The service lets AT&T subscribers find music and create personalized radio stations on their cell phones.

Elena Malykhina, Technology Journalist

November 8, 2007

2 Min Read

AT&T on Thursday announced that a popular Internet service called Pandora is now available on some of the carrier's cell phone models.

Using the service, AT&T subscribers can find music and create personalized radio stations on their cell phones.

Here's how it works: A person types in a song or artist in a search field and Pandora serves up a personalized radio station wirelessly to the person's cell phone with songs that fit their preferences. Pandora uses an analysis system called the Music Genome Project to select the songs. The system is made up of highly trained musicians that analyze music one song at a time based on melody, harmony, rhythm, lyrics, and vocals, according to AT&T.

"Pandora's unique approach to radio, combined with AT&T's already robust mobile music platform, supports consumer demand for more wireless music offerings," said Mark Collins, VP of Consumer Data at AT&T's wireless unit, in a statement.

AT&T has integrated Pandora on cell phones to also work with the online version of the service. As a result, subscribers will receive customized radio stations delivered both on their cell phones and on the Pandora Web site via a single universal account. Subscribers can store up to 100 stations in their account.

The service is available on eight AT&T cell phones models, including the Samsung SYNC, a717, and a737; the Motorola V3xx and Razr 2; the LG Trax and LG CU400 and CU405 models. The cell phones come with a music icon for easy access to Pandora.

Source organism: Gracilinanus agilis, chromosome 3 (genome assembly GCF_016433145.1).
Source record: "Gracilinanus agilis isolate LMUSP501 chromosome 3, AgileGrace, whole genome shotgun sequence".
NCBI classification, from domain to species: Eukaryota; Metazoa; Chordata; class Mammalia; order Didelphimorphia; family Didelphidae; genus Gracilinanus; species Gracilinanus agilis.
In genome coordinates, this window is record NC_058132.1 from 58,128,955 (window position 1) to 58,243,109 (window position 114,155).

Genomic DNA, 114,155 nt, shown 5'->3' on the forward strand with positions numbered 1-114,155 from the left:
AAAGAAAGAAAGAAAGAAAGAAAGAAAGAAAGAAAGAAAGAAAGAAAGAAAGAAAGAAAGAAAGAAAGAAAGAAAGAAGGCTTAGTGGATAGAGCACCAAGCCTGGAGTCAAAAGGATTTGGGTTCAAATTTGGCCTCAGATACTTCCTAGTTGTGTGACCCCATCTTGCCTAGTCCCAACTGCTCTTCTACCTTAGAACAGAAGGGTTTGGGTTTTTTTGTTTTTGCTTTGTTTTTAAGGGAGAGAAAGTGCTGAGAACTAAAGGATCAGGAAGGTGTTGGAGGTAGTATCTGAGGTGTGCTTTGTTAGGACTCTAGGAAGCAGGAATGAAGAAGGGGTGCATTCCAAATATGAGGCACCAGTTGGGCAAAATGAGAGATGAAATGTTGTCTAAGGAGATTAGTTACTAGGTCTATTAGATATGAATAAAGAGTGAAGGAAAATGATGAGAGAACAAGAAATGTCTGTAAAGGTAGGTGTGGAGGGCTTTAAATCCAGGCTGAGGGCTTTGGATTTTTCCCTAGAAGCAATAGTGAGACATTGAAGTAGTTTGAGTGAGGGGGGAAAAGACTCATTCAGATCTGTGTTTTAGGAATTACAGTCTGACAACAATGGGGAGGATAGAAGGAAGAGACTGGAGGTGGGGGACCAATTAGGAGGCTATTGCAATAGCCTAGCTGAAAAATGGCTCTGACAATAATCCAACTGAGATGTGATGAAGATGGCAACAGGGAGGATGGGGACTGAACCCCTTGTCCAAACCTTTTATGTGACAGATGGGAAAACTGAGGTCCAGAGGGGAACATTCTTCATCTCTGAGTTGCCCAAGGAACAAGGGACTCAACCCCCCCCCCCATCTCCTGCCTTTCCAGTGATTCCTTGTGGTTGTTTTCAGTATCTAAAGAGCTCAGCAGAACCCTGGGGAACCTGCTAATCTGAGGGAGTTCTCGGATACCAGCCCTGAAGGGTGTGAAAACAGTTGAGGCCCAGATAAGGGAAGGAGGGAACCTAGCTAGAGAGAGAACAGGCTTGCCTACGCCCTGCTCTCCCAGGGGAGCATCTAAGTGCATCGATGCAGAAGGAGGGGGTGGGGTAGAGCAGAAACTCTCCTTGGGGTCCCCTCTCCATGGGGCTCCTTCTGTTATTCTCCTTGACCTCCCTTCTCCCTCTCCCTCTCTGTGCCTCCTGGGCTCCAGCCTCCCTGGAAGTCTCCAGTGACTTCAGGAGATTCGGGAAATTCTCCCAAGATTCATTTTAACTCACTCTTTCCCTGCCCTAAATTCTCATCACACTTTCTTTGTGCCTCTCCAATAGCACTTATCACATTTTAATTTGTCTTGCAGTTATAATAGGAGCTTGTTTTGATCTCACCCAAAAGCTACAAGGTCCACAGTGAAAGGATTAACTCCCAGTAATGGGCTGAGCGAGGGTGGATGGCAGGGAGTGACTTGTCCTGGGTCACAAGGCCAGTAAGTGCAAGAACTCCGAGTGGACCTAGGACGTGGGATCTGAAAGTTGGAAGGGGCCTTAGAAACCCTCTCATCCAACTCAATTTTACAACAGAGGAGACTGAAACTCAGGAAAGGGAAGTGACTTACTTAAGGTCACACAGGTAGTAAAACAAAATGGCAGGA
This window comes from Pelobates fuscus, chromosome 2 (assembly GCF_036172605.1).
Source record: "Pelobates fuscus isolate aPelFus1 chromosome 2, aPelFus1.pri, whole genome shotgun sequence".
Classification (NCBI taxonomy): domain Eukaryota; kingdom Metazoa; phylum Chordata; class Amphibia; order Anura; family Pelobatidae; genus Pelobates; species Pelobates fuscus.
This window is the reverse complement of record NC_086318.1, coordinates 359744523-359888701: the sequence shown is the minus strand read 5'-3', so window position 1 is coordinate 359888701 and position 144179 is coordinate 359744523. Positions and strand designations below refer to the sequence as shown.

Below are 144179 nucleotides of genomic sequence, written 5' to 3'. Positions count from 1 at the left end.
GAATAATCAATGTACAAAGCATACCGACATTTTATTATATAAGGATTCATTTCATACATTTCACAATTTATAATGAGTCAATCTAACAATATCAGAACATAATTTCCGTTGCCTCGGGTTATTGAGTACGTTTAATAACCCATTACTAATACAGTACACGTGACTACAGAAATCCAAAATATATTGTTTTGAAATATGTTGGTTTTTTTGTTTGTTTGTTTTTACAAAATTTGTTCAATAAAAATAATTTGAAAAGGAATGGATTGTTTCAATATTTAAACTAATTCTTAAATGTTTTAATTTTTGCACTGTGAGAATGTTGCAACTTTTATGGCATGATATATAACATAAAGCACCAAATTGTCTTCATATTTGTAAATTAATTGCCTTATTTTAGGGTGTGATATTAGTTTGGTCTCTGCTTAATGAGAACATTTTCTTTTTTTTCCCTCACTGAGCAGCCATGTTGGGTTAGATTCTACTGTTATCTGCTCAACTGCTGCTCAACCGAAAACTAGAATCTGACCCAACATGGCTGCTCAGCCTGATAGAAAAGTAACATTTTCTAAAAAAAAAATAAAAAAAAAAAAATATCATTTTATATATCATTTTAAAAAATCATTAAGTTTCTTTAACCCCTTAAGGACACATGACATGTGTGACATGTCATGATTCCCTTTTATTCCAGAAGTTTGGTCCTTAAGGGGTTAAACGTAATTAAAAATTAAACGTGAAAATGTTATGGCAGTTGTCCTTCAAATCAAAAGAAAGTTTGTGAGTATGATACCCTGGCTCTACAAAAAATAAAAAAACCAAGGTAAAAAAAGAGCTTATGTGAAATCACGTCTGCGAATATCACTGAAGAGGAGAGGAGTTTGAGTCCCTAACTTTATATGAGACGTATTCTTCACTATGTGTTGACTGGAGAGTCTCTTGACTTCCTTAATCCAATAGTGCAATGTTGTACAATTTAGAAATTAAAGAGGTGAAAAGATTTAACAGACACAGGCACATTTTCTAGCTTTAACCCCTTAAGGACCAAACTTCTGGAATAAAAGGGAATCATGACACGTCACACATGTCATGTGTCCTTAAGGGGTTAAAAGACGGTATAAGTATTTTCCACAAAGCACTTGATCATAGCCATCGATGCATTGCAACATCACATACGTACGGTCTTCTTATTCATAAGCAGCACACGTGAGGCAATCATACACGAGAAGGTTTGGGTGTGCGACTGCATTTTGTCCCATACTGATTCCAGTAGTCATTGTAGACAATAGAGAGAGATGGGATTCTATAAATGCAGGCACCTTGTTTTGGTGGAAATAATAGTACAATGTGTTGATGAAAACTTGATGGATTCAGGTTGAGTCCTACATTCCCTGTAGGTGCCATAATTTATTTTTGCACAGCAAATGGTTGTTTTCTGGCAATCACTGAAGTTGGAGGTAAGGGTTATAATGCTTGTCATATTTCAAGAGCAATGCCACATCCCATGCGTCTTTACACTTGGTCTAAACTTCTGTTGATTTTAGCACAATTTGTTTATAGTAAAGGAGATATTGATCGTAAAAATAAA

Pandora costs $9 a month, although AT&T is offering it as a free trial for the first five days starting this week. However, there is a catch. A&T recommends getting the Media Max monthly plan for $20 with the Pandora service. It includes unlimited mobile Web-browsing and access to streaming video, AT&T's Cellular Video service, and basic content.

AT&T recently made another big push into the mobile music marlet by rolling out a music service from Napster that allows subscribers to download more than five million full-track songs on their cell phones. Napster Mobile will become available this month. AT&T subscribers will have a choice of downloading five tracks a month for $7.49 with the Napster Mobile Five-Track Pack plan or purchasing songs for $2 each without the plan.

About the Author(s)

Elena Malykhina

Technology Journalist

Elena Malykhina began her career at The Wall Street Journal, and her writing has appeared in various news media outlets, including Scientific American, Newsday, and the Associated Press. For several years, she was the online editor at Brandweek and later Adweek, where she followed the world of advertising. Having earned the nickname of "gadget girl," she is excited to be writing about technology again for InformationWeek, where she worked in the past as an associate editor covering the mobile and wireless space. She now writes about the federal government and NASA’s space missions on occasion.

Never Miss a Beat: Get a snapshot of the issues affecting the IT industry straight to your inbox.

You May Also Like

More Insights